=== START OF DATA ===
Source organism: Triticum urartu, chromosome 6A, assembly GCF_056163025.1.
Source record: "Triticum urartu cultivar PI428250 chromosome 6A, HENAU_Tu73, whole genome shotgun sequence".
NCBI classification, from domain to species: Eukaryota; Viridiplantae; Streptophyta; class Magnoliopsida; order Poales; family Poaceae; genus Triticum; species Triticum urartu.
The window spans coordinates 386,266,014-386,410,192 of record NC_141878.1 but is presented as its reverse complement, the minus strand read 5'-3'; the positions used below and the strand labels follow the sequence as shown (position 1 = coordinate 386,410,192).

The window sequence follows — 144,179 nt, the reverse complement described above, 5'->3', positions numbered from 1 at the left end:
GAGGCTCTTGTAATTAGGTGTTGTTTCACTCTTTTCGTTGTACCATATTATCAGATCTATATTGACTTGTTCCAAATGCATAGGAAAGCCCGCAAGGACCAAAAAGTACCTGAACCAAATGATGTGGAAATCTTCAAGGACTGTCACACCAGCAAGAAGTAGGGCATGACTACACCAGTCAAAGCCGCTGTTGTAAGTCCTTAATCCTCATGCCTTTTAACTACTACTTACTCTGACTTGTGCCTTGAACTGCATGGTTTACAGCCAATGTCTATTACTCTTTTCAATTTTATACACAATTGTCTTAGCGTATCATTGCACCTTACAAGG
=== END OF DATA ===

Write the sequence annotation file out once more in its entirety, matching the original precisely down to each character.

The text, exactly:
Source organism: Triticum urartu, chromosome 6A, assembly GCF_056163025.1.
Source record: "Triticum urartu cultivar PI428250 chromosome 6A, HENAU_Tu73, whole genome shotgun sequence".
NCBI classification, from domain to species: Eukaryota; Viridiplantae; Streptophyta; class Magnoliopsida; order Poales; family Poaceae; genus Triticum; species Triticum urartu.
The window spans coordinates 386,266,014-386,410,192 of record NC_141878.1 but is presented as its reverse complement, the minus strand read 5'-3'; the positions used below and the strand labels follow the sequence as shown (position 1 = coordinate 386,410,192).

The window sequence follows — 144,179 nt, the reverse complement described above, 5'->3', positions numbered from 1 at the left end:
GAGGCTCTTGTAATTAGGTGTTGTTTCACTCTTTTCGTTGTACCATATTATCAGATCTATATTGACTTGTTCCAAATGCATAGGAAAGCCCGCAAGGACCAAAAAGTACCTGAACCAAATGATGTGGAAATCTTCAAGGACTGTCACACCAGCAAGAAGTAGGGCATGACTACACCAGTCAAAGCCGCTGTTGTAAGTCCTTAATCCTCATGCCTTTTAACTACTACTTACTCTGACTTGTGCCTTGAACTGCATGGTTTACAGCCAATGTCTATTACTCTTTTCAATTTTATACACAATTGTCTTAGCGTATCATTGCACCTTACAAGG